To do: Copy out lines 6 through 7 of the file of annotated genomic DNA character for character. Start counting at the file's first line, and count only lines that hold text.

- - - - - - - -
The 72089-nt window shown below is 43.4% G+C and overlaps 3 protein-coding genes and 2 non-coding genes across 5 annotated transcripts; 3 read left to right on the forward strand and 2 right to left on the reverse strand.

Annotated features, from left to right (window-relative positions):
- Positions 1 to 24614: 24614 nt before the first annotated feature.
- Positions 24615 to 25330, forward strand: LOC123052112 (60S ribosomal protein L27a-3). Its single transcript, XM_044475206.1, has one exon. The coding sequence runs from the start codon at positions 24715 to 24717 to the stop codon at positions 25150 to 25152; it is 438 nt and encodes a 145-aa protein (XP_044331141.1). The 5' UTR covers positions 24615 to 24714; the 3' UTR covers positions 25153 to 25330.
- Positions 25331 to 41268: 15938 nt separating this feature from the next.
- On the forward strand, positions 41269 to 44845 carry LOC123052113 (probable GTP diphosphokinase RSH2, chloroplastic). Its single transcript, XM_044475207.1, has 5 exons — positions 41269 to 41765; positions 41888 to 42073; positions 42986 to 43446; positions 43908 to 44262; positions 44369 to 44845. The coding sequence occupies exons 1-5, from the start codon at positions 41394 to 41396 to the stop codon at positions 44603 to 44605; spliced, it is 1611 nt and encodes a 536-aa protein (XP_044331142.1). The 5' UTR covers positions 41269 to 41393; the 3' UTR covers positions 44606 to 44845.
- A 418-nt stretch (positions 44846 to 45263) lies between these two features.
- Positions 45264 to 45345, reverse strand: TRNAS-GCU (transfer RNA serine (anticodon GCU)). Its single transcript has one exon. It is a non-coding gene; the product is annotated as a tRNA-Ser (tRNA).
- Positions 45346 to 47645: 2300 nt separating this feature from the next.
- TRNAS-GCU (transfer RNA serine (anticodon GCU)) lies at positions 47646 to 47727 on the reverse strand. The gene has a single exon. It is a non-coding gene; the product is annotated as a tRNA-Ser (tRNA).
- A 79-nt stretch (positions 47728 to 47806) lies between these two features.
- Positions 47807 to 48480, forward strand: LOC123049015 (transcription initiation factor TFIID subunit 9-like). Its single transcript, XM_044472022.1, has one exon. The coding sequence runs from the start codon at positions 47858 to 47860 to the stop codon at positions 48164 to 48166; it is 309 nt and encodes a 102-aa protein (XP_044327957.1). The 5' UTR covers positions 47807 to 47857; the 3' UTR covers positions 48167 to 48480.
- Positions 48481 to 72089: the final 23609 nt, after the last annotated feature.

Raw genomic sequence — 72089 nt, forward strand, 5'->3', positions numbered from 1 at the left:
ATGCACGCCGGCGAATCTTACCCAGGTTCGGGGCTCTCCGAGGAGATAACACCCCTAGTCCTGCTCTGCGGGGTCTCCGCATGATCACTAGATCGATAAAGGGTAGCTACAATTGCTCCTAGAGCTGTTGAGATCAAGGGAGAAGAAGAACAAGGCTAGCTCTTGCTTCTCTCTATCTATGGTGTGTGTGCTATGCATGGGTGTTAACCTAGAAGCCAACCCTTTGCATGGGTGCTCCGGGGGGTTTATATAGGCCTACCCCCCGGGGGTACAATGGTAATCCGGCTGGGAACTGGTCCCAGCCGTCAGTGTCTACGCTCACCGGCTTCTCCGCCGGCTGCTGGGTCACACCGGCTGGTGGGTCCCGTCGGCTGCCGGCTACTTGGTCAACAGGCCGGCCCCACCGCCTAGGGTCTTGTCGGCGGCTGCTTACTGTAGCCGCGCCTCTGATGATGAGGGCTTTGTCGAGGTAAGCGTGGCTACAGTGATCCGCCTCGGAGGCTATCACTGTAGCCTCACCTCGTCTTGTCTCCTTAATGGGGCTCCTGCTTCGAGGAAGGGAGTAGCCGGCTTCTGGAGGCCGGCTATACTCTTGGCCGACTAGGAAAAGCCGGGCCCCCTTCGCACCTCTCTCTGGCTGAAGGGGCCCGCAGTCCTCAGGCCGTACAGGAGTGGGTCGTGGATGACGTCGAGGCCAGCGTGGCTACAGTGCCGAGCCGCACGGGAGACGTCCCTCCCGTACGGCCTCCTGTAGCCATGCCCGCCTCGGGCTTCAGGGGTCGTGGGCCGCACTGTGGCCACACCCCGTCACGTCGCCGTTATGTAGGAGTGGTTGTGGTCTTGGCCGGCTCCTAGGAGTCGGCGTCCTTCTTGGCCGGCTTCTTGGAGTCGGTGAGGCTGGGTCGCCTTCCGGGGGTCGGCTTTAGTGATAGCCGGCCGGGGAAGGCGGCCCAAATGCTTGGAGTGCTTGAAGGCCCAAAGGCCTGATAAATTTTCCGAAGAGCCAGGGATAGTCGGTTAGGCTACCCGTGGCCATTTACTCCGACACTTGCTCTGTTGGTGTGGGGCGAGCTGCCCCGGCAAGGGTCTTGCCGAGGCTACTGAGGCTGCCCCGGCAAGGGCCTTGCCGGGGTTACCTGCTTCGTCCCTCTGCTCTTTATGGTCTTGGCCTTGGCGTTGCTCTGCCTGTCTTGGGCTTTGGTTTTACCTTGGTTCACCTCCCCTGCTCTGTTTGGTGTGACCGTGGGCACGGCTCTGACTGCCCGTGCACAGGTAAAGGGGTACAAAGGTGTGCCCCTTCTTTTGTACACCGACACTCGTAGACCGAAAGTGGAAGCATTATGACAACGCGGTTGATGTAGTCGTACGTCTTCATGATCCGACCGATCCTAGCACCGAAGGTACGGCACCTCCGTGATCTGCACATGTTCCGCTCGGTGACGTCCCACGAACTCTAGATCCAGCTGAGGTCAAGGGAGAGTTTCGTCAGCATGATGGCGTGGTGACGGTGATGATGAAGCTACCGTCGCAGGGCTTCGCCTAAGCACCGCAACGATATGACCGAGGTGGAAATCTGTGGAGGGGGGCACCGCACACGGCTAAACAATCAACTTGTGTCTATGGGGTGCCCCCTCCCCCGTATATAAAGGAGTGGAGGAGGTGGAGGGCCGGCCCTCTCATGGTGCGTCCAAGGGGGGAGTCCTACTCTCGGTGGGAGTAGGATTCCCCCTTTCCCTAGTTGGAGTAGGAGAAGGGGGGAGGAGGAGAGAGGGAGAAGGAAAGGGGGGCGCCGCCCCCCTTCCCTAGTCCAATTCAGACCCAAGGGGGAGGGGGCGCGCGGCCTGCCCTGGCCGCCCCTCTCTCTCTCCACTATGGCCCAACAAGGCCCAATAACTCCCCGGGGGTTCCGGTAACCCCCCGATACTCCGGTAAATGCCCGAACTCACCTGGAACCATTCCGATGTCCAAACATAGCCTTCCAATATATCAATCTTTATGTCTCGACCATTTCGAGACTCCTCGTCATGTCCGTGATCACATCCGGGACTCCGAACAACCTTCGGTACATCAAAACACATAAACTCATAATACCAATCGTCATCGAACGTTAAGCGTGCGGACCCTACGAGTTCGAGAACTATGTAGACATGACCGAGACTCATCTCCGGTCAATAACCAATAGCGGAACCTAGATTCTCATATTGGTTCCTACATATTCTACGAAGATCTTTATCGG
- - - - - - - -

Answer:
- On the forward strand, positions 41269 to 44845 carry LOC123052113 (probable GTP diphosphokinase RSH2, chloroplastic). Its single transcript, XM_044475207.1, has 5 exons — positions 41269 to 41765; positions 41888 to 42073; positions 42986 to 43446; positions 43908 to 44262; positions 44369 to 44845. The coding sequence occupies exons 1-5, from the start codon at positions 41394 to 41396 to the stop codon at positions 44603 to 44605; spliced, it is 1611 nt and encodes a 536-aa protein (XP_044331142.1). The 5' UTR covers positions 41269 to 41393; the 3' UTR covers positions 44606 to 44845.
- A 418-nt stretch (positions 44846 to 45263) lies between these two features.